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A week in creativity (week ending 24.09)

Hey everyone!

As well as the “photo a day” challenge, this week (creatively) featured a mad dash to London and a revisit to a fantastic exhibition! So, let’s go to the gallery….

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Day 17: My addiction – apart from heading to dark places, the fact that I buy so many of these cute figures must be an addiction!
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Day 18: outtake – it wasn’t until I looked at these pictures later that I saw that reflection in the glass.
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Day 19: out of focus – is that clearer? The accuracy of a Stormtrooper’s shooting is again brought under question!
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Day 20: Dinner – Alice’s dinner
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Day 21: Between – as in ‘between the eyes’ – a deadshot Stormtrooper!
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Day 22: care – the morning after a night out; self care in a sausage sandwhich!
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Day 23: rule of thirds: If the dinner is nice, asking for thirds is the rule. As Instagram uses squares (and has guides), the Instagram posted version has the figure and the bowls on the grid lines – on the the thirds.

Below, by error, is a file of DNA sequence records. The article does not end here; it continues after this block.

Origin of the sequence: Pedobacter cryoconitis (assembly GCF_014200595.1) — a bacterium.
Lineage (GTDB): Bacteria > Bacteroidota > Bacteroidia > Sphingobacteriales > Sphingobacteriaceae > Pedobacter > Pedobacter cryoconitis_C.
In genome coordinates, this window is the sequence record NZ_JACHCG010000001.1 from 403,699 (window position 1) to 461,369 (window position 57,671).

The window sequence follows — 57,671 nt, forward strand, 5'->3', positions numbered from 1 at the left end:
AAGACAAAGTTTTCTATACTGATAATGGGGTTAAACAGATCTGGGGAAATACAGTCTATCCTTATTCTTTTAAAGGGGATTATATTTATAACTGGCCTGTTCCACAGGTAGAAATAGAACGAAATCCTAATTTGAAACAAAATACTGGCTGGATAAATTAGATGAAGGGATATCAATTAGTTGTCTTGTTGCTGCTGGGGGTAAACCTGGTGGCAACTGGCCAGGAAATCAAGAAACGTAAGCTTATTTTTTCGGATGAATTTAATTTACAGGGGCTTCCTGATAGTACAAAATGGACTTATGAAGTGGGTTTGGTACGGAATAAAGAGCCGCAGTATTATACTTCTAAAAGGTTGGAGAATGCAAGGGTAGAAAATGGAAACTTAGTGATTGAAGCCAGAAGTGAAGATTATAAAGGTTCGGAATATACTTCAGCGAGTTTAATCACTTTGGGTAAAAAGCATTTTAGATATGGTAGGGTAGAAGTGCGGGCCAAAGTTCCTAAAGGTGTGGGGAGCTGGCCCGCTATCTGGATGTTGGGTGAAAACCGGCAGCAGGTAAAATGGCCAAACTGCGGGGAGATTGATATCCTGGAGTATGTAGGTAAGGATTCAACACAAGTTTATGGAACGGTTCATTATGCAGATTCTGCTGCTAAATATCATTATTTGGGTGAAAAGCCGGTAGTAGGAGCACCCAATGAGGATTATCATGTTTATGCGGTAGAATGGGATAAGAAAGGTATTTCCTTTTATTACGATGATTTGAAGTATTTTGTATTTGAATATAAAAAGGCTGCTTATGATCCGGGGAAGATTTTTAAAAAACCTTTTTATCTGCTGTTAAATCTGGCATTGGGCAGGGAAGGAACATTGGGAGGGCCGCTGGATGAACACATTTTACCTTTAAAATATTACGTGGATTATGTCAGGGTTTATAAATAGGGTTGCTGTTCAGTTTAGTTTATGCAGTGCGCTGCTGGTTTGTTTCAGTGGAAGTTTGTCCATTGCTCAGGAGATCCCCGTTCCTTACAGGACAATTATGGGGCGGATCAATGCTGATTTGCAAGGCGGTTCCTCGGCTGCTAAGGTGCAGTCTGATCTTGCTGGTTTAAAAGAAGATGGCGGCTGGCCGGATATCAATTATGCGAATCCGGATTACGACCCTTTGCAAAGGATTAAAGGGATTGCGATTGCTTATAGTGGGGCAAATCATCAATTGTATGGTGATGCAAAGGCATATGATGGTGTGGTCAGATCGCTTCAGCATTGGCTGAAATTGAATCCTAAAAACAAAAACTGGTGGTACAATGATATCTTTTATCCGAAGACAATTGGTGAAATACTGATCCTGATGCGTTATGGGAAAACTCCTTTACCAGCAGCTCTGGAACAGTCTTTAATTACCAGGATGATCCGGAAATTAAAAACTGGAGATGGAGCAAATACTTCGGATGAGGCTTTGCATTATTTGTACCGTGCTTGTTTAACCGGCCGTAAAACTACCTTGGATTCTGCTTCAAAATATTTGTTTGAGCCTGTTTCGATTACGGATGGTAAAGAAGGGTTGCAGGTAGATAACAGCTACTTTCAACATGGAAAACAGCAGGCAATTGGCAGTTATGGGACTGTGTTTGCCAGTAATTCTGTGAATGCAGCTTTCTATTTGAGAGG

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Day 24: everyday adventure: I don’t believe there’s such a thing!

This week, a new art exhibition is opening at the Barbican, London. The Barbican estate  was built in the 1960s and is all scheduled as a Grade 2 Listed area because it is a huge example of what is known as “brutalist” architecture. But it also has a very strong no-graffiti policy – and this week the street artist known as Banksy put two of his pieces on the walls.    As I type this, some 6 days later, the Barbican has still to announce what they will do – recognising that these pieces link to their exhbition, that they are Banksy’s (and therefore have value) and that this flies in the face of their no graffiti policy.  So I decided to head over to the Barbican and get a photograph before they decide to remove them.